Ghana leads way in terms of debt unsustainability in Africa – World Bank Africa Pulse report

Ghana is leading the way in terms of debts unsustainability as tightening global financial conditions, due to policy rate increases in advanced economies, coupled with the war in Ukraine are pushing up sovereign spreads in several countries.

According to the April 2022 World Bank African Pulse Report, the risk could further increase if global inflationary pressures continue growing amid the multiple shocks facing the world economy, and if the Federal Reserve Bank hikes policy rates more aggressively than anticipated.

“Sovereign spreads could then rise even higher, especially in countries [Ghana, Zambia] that are in or at risk of debt distress, as well as countries with high exposure to exchange rate or interest rate risks”. The report on the theme “An analysis of issues shaping Africa’s Economic Future stated.

Additionally, Ghana, Ethiopia, Malawi, and Mozambique fell short of replicating the success of most non-resource-rich countries in part because of elevated debt levels, and in some cases insecurity. In Ghana and Malawi, the disappointing performance underscores the poor management of public finances and, the need for significant growth enhancing reforms, while growth was held back in Ethiopia and Mozambique by the ongoing civil war in the Tigray Region and insurgency in Cabo Delgado, respectively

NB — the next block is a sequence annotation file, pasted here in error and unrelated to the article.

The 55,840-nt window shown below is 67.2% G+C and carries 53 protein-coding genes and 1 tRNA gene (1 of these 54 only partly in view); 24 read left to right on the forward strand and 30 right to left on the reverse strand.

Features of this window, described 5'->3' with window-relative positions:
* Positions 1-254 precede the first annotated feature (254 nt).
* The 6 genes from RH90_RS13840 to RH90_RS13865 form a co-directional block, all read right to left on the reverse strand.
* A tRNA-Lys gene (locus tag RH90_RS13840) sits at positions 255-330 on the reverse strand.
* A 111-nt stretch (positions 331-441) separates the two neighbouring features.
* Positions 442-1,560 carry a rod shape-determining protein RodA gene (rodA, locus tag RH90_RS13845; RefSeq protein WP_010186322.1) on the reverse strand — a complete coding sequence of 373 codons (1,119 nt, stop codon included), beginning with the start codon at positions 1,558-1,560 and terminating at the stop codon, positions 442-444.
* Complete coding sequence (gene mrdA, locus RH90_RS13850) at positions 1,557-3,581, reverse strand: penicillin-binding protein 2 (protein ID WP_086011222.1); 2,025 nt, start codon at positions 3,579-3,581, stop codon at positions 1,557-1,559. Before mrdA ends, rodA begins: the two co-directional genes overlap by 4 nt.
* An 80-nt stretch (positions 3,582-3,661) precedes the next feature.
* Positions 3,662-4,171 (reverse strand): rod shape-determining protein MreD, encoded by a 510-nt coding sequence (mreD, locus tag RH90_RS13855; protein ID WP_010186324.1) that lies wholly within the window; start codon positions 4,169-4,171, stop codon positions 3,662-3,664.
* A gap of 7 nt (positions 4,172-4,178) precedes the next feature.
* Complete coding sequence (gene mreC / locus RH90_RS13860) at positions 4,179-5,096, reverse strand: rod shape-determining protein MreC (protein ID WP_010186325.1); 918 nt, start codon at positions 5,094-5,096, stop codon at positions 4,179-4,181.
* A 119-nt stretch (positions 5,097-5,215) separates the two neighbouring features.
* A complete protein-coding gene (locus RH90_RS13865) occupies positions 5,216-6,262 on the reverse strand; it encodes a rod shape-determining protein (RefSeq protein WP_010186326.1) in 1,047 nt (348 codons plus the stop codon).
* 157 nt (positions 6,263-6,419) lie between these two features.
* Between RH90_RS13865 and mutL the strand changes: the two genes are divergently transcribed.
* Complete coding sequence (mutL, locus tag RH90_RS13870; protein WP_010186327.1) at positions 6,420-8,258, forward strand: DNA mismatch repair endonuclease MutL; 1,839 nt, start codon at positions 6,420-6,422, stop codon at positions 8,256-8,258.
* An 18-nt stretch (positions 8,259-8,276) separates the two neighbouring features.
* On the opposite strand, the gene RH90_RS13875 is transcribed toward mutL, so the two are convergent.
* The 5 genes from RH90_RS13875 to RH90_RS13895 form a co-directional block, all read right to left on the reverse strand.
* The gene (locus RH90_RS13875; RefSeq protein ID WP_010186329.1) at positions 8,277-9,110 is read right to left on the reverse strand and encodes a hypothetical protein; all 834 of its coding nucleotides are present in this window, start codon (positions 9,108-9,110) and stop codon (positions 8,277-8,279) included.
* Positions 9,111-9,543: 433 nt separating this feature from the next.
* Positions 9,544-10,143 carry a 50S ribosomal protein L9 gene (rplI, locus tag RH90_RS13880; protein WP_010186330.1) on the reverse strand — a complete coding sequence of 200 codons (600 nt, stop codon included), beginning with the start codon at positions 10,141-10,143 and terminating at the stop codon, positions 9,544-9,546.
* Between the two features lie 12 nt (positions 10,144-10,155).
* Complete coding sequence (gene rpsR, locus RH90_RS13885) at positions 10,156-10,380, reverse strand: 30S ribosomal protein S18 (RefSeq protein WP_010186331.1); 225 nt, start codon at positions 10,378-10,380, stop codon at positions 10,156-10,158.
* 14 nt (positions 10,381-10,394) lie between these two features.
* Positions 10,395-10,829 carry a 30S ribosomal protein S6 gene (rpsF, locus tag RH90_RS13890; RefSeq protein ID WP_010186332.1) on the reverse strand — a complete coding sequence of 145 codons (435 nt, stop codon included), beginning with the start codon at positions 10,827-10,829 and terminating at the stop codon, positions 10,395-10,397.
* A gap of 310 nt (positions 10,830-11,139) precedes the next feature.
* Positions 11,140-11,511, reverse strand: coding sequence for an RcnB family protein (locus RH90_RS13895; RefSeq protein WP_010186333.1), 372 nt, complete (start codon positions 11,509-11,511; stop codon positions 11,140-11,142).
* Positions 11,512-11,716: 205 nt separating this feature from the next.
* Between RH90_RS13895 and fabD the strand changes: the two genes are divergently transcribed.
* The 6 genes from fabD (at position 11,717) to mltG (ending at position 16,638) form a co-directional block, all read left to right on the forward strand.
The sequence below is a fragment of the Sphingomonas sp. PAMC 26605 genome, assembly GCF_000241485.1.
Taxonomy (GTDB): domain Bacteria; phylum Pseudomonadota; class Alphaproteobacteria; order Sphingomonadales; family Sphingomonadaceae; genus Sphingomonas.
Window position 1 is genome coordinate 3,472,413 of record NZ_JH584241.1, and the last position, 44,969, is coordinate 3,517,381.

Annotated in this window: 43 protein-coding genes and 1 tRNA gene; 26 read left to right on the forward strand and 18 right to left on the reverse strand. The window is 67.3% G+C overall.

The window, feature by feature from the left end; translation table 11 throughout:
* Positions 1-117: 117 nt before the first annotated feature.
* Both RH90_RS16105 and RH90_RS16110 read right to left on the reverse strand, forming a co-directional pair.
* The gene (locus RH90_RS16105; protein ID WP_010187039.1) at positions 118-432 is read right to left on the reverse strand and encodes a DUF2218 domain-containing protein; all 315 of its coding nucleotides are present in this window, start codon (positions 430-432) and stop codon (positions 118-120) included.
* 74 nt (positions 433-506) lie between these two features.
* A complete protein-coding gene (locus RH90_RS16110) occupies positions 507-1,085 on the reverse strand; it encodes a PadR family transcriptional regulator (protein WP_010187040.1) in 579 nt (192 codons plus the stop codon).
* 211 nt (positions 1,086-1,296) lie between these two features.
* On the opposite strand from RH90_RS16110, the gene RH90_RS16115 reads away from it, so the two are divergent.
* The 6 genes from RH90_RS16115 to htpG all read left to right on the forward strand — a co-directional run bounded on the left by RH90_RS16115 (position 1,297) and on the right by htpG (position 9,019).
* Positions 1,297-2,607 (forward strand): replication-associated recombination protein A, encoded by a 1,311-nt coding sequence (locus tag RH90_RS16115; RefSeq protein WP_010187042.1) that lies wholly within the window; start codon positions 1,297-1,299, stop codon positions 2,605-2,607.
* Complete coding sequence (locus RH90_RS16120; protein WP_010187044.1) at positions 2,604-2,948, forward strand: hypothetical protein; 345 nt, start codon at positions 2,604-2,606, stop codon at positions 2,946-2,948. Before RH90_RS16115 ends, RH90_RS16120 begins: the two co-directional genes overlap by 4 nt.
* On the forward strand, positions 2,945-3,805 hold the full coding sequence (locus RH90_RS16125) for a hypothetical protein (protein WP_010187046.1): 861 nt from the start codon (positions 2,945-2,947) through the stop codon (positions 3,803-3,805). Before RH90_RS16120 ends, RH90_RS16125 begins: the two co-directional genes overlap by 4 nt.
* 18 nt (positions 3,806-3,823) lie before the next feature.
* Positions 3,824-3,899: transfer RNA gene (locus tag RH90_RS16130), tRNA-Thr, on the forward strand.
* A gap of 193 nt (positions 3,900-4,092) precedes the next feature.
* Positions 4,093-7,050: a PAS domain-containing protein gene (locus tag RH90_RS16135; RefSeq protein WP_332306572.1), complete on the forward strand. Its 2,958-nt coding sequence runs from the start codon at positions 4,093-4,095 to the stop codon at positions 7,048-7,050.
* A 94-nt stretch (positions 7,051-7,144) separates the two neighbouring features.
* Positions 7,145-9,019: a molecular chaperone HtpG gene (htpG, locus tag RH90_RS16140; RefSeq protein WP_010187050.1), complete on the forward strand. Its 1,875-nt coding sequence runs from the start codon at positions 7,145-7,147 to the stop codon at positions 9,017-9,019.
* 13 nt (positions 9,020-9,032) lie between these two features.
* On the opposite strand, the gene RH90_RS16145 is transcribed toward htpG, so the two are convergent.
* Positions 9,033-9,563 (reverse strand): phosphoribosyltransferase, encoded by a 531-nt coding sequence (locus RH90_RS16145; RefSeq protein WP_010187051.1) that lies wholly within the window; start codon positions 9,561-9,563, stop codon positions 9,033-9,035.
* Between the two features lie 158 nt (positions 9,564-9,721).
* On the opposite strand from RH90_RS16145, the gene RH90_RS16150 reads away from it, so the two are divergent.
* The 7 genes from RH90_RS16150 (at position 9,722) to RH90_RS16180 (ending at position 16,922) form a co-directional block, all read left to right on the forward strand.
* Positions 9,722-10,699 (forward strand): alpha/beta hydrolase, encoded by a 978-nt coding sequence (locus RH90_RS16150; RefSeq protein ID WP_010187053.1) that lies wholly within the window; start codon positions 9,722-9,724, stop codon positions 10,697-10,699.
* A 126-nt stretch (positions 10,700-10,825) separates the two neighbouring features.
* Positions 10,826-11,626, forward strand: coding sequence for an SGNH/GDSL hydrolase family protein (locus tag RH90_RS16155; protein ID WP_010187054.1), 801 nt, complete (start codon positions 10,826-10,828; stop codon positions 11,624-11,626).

In 2021, the World Bank said countries in the region are at moderate or high risk of debt distress, and the share of countries in high risk of debt distress grew from 52.6% in 2020 to 60.5% in 2021. To address the rising risks of debt sustainability, some countries in the region implemented austerity measures; however, these actions have been insufficient to reduce debt levels.

“The existing debt relief and resolution mechanisms have been inadequate to bring down debt levels or reduce the vulnerabilities of countries that are eligible for such initiatives. Improvements are much needed to avoid a large wave of debt crisis among developing countries, particularly Sub-Saharan African countries”. It added.

Some changes have been proposed by international financial institutions, such as the establishment of clear guidelines and a timeline for the treatment process, the suspension of debt service payments to official creditors for all applicants during negotiations, an assessment of the parameters and processes of comparable treatment as well as clear rules for implementation, and expansion of the eligibility criteria of the Common Framework to include lower-middle income countries seeking debt treatment.